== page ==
Perdue signs consumer protection law
Posted September 9, 2009 4:03 a.m. EDT
Updated September 15, 2009 1:56 p.m. EDT
Raleigh, N.C. — North Carolina consumers soon will have new protections from foreclosures and intimidating debt collection practices.
Gov. Beverly Perdue Wednesday signed into law Wednesday a bill approved by the Legislature last month and backed by Attorney General Roy Cooper.
The Consumer Economic Protection Act allows a clerk of court to continue a foreclosure hearing for up to 60 days. The delay would give a homeowner more time to work out a payment plan with the mortgage holder or service so the debtor can remain in the home.
“When a home is foreclosed, it’s bad for our families, it’s bad for our communities, it’s bad for our businesses, and it’s bad for North Carolina,” Perdue said. “This bill makes it easier for homeowners to work out a deal with their lenders and avoid foreclosure.”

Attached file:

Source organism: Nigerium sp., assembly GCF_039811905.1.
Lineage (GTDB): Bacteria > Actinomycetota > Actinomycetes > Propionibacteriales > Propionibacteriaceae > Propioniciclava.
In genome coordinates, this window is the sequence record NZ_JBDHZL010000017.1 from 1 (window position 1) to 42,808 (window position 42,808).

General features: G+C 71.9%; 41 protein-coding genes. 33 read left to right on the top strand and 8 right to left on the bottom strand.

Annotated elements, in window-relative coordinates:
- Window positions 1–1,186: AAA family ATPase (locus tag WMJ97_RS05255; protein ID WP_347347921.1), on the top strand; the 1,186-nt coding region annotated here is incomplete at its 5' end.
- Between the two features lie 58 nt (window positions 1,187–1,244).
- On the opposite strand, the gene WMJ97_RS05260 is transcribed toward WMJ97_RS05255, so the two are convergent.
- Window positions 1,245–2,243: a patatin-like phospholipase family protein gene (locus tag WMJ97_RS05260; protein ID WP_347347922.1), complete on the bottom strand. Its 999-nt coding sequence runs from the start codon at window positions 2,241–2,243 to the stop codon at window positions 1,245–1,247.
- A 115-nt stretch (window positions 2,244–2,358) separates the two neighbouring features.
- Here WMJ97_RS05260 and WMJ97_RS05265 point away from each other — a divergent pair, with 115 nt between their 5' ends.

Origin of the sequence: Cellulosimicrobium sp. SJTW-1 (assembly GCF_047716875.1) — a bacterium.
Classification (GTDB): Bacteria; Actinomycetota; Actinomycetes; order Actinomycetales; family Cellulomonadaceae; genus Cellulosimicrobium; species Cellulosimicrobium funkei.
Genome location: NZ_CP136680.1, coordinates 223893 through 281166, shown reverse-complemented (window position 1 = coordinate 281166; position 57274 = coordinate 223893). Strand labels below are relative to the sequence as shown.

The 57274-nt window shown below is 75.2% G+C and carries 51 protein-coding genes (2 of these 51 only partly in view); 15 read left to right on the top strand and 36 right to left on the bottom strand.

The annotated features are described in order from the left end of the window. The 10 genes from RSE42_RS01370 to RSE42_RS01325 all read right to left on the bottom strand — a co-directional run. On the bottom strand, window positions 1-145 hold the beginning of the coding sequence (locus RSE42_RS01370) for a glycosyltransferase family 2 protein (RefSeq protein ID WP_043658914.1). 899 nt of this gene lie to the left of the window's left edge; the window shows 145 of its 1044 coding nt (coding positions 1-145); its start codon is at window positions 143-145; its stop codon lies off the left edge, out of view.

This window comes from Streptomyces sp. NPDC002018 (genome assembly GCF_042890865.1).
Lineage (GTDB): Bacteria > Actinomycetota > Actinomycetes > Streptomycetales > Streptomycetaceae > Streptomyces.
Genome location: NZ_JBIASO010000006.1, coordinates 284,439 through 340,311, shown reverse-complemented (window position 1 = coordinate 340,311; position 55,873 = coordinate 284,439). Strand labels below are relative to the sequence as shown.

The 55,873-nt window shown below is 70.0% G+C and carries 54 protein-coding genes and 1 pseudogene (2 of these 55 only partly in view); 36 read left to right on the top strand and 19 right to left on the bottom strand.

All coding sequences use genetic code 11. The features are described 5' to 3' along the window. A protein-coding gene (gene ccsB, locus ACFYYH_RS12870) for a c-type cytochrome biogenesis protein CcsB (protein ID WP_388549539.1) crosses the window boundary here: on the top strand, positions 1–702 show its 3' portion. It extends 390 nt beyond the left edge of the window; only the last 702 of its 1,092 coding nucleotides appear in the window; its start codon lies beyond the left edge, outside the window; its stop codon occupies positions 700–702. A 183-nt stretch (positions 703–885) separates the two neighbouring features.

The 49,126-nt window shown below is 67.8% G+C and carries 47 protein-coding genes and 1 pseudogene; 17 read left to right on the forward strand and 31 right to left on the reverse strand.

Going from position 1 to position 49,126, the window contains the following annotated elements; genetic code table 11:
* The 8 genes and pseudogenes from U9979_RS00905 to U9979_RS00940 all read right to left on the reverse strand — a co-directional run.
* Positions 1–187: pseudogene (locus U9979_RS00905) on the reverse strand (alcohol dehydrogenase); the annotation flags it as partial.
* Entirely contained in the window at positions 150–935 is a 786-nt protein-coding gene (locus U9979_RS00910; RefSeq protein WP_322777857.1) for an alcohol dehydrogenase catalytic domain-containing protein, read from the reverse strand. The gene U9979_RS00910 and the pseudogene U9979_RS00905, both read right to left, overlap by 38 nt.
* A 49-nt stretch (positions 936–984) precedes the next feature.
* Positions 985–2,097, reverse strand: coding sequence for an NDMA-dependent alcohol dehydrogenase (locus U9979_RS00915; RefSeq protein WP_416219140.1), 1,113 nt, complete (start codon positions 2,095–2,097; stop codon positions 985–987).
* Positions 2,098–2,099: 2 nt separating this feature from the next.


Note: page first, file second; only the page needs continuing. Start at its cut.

The law also standardizes the amount of bond required from those fighting foreclosure in the courts. The bond it set at one percent of the balance due on the loan. Previously, some homeowners were asked to put up a bond equal to the entire loan balance, said Chrissy Pearson, a spokeswoman for Perdue.
“Everybody loses when a foreclosure happens,” Cooper said. “Giving homeowners and lenders more time to find solutions can save homes, neighborhoods and money.”
The law also sets out new rules for debt buyers, a new type of debt collector buys up collectable debt such as unpaid credit card bills. Cooper has said some debt buyers have gone too far in browbeating people to collect money.
Debt buyers must be able to prove they have the right to collect the debt and be able to verify the amount owed. They are also prohibited from filing or threatening to file suit once the statute of limitations is passed on debts.